References   [ + ]

1. Healthy eating for blood sugar control. Harvard Health Publishing.
2. 5 Fruits With Low Amount Of Sugar. Texas A&M Health.
3, 20. Eating Well with Diabetes. The University of California, San Diego.
4. Winter Squash. Harvard T.H. Chan.
5. Ellulu, Mohammed S., Asmah Rahmat, Ismail Patimah, Huzwah Khaza’ai, and Yehia Abed. “Effect of vitamin C on inflammation and metabolic markers in hypertensive and/or diabetic obese adults: a randomized controlled trial.” Drug design, development, and therapy 9 (2015): 3405.
6. Use glycemic index to help control blood sugar. Harvard Health Publishing.
7. Pearce, Karma L., Peter M. Clifton, and Manny Noakes. “Egg consumption as part of an energy-restricted high-protein diet improves blood lipid and blood glucose profiles in individuals with type 2 diabetes.” British journal of nutrition 105, no. 4 (2011): 584-592.
8. Vander Wal, Jillon S., Jorene M. Marth, Pramod Khosla, KL Catherine Jen, and Nikhil V. Dhurandhar. “Short-term effect of eggs on satiety in overweight and obese subjects.” Journal of the American College of Nutrition 24, no. 6 (2005): 510-515.
9, 10. Eating Well with Diabetes. The University Of California, San Diego.
11. Parham, Mahmoud, Saeide Heidari, Ashraf Khorramirad, Mohammad Hozoori, Fatemeh Hosseinzadeh, Lida Bakhtyari, and Jamshid Vafaeimanesh. “Effects of pistachio nut supplementation on blood glucose in patients with type 2 diabetes: a randomized crossover trial.” The review of diabetic studies: RDS 11, no. 2 (2014): 190.
12. Weickert, Martin O., and Andreas FH Pfeiffer. “Metabolic effects of dietary fiber consumption and prevention of diabetes.” The Journal of Nutrition 138, no. 3 (2008): 439-442.
13. Wanders, Anne J., Joost JGC van den Borne, Cees de Graaf, Toine Hulshof, Melliana C. Jonathan, Mette Kristensen, Monica Mars, Henk A. Schols, and Edith JM Feskens. “Effects of dietary fibre on subjective appetite, energy intake and body weight: a systematic review of randomized controlled trials.” Obesity Reviews 12, no. 9 (2011): 724-739.
14. Adolphe, Jennifer L., Susan J. Whiting, Bernhard HJ Juurlink, Lilian U. Thorpe, and Jane Alcorn. “Health effects with consumption of the flax lignan secoisolariciresinol diglucoside.” British Journal of Nutrition 103, no. 7 (2010): 929-938.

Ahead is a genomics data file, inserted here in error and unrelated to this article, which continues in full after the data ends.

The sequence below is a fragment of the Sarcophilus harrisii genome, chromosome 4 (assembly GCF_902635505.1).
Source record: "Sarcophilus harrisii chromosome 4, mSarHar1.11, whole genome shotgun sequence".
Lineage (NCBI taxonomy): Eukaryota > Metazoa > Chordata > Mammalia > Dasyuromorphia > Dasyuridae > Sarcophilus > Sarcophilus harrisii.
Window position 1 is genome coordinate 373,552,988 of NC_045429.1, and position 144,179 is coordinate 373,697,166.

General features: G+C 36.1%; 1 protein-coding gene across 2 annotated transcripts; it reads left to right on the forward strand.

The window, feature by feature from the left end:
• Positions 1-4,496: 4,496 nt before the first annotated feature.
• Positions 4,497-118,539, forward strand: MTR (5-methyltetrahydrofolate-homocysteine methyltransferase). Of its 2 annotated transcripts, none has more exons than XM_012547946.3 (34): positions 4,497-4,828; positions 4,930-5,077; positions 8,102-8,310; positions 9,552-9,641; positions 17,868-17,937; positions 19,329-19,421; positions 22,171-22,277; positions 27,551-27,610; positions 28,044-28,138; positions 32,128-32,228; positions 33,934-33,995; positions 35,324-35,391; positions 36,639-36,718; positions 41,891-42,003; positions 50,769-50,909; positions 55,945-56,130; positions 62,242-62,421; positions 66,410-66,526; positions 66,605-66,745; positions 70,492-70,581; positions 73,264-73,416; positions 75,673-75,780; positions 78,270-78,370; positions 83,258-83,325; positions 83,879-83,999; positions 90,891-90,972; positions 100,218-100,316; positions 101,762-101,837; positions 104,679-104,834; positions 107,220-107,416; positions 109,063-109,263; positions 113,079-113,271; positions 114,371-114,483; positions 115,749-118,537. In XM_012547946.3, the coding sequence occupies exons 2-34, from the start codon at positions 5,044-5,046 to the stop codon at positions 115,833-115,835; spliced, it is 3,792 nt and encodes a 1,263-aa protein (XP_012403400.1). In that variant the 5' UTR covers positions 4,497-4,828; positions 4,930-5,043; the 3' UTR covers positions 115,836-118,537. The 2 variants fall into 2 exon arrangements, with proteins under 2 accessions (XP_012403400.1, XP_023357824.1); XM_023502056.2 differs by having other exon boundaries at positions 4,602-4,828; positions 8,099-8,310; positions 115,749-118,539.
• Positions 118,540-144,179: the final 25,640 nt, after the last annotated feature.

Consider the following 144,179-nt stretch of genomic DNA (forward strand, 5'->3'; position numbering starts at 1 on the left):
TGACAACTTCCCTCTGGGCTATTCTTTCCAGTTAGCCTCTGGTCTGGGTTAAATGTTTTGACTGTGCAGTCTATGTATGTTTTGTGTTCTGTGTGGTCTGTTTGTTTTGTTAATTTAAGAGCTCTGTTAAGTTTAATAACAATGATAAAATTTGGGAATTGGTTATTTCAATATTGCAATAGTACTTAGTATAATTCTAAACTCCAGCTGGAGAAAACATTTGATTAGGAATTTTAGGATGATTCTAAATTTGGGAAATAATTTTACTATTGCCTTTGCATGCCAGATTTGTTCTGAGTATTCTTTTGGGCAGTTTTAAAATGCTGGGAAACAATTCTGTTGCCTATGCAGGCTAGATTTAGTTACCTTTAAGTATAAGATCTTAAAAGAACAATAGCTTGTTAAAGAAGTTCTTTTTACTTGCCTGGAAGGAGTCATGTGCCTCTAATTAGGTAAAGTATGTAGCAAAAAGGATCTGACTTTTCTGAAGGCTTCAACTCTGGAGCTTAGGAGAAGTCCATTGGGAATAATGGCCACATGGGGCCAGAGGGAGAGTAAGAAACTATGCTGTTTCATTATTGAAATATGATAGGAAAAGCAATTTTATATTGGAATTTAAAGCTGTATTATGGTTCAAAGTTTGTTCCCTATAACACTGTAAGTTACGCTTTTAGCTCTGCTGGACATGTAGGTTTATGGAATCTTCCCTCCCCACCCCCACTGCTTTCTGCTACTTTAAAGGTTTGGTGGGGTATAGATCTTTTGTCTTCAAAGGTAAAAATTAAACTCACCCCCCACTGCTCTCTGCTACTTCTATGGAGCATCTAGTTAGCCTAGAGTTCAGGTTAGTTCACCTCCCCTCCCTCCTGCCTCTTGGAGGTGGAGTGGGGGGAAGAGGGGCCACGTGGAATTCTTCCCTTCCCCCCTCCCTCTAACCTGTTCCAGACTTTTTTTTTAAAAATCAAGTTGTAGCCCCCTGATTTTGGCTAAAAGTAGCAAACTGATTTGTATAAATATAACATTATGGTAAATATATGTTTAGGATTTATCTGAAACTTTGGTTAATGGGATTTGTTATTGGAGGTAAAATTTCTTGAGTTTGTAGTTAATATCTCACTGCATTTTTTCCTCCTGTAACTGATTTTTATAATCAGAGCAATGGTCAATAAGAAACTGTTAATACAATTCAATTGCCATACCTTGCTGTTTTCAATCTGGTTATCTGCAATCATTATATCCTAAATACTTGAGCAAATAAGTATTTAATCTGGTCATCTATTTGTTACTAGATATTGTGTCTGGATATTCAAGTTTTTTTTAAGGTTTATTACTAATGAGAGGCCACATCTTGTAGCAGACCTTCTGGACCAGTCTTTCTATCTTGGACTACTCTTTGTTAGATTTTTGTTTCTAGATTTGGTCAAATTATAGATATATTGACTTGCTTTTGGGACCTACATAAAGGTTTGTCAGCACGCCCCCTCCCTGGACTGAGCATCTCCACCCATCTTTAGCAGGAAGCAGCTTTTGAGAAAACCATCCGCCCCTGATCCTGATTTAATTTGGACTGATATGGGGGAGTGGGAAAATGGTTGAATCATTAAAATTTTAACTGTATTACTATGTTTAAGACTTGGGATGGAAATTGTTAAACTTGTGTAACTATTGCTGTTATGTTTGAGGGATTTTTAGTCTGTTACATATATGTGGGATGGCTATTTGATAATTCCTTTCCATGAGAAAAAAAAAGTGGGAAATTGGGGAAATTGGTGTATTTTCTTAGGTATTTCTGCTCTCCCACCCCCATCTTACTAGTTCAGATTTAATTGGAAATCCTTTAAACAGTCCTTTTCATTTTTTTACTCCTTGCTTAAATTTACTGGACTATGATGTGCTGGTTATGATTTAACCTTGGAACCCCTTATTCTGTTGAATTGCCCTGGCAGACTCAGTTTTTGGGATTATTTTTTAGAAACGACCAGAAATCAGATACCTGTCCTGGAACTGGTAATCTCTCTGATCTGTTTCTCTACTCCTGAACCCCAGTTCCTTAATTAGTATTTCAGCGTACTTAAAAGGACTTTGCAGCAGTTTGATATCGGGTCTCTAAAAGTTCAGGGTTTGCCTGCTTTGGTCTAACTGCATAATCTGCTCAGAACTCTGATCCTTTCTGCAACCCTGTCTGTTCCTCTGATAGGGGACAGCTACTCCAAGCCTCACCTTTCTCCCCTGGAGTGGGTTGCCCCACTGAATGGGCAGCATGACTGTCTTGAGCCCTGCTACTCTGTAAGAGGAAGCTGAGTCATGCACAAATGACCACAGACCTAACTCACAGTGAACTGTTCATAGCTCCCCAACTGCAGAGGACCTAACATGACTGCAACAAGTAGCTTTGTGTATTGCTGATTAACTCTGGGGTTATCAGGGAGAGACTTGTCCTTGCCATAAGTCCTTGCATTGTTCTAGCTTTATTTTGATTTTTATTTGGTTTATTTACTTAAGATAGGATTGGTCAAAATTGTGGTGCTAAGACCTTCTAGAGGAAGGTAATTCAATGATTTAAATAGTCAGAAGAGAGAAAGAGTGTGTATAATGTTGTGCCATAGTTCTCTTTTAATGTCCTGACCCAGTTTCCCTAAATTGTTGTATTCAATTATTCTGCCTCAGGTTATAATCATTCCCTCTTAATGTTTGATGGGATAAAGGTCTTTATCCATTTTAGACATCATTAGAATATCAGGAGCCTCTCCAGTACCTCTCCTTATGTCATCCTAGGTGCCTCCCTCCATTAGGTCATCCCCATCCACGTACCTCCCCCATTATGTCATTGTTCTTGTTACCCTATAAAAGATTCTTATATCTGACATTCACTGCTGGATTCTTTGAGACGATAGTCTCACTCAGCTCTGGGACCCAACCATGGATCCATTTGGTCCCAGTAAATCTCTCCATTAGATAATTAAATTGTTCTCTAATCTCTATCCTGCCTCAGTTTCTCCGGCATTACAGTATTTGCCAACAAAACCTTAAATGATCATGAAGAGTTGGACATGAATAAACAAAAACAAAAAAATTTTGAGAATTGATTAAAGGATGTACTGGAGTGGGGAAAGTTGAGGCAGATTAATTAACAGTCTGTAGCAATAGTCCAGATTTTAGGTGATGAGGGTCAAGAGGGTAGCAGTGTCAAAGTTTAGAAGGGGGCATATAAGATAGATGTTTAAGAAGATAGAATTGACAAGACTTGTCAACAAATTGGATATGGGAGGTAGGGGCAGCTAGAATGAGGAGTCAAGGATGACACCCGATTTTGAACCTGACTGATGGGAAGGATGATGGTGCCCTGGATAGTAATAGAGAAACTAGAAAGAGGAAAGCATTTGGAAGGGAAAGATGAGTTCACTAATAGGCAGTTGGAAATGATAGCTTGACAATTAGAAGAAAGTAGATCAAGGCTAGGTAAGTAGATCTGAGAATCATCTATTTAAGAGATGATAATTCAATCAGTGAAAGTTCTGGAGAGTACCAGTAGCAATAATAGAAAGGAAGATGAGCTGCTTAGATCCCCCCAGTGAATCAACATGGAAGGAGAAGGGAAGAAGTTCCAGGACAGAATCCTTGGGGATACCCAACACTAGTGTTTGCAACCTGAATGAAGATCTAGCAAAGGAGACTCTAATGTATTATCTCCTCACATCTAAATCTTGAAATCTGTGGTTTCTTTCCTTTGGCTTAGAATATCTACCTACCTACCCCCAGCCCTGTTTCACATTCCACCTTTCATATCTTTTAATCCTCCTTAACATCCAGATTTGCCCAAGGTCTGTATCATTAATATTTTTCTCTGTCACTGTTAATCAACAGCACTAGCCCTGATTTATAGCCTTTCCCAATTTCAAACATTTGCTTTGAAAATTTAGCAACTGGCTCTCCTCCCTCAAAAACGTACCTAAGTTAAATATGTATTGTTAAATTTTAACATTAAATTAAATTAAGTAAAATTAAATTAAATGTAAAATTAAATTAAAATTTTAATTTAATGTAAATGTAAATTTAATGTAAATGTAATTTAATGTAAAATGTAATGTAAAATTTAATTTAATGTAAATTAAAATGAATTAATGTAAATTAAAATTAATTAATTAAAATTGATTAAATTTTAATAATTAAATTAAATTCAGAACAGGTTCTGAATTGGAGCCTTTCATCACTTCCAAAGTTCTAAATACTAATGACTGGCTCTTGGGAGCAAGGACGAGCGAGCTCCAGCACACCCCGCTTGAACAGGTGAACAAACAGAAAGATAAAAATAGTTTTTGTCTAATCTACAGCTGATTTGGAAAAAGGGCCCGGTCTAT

15. Pan, An, Jianqin Sun, Yanqiu Chen, Xingwang Ye, Huaixing Li, Zhijie Yu, Yanfang Wang et al. “Effects of a flaxseed-derived lignan supplement in type 2 diabetic patients: a randomized, double-blind, cross-over trial.” PLoS One 2, no. 11 (2007): e1148.
16. 5 Common Food Myths for People with Diabetes Debunked. Harvard University.
17. Vuksan, Vladimir, D. J. Jenkins, Peter Spadafora, John L. Sievenpiper, Robin Owen, Edward Vidgen, Furio Brighenti, Robert Josse, Lawrence A. Leiter, and Charles Bruce-Thompson. “Konjac-mannan (glucomannan) improves glycemia and other associated risk factors for coronary heart disease in type 2 diabetes. A randomized controlled metabolic trial.” Diabetes care 22, no. 6 (1999): 913-919.
18. Crawford, Paul. “Effectiveness of cinnamon for lowering hemoglobin A1C in patients with type 2 diabetes: a randomized, controlled trial.” The Journal of the American Board of Family Medicine 22, no. 5 (2009): 507-512.
19. Diabetes diet. University Of Maryland Medical Center.
21. Ashraf, Rizwan, Rafeeq Alam Khan, and Imran Ashraf. “Garlic (Allium sativum) supplementation with standard antidiabetic agent provides better diabetic control in type 2 diabetes patients.” Pak J Pharm Sci 24, no. 4 (2011): 565-570.
22. Fazel Nabavi, Seyed, Raman Thiagarajan, Luca Rastrelli, Maria Daglia, Eduardo Sobarzo-Sanchez, Heshmatollah Alinezhad, and Seyed Mohammad Nabavi. “Curcumin: a natural product for diabetes and its complications.” Current topics in medicinal chemistry 15, no. 23 (2015): 2445-2455.
23. The benefits of Apple Cider Vinegar (improved). Penn State University.
24. White, Andrea M., and Carol S. Johnston. “Vinegar ingestion at bedtime moderates waking glucose concentrations in adults with well-controlled type 2 diabetes.” Diabetes Care 30, no. 11 (2007): 2814-2815.

Disclaimer: The content is purely informative and educational in nature and should not be construed as medical advice. Please use the content only in consultation with an appropriate certified medical or healthcare professional.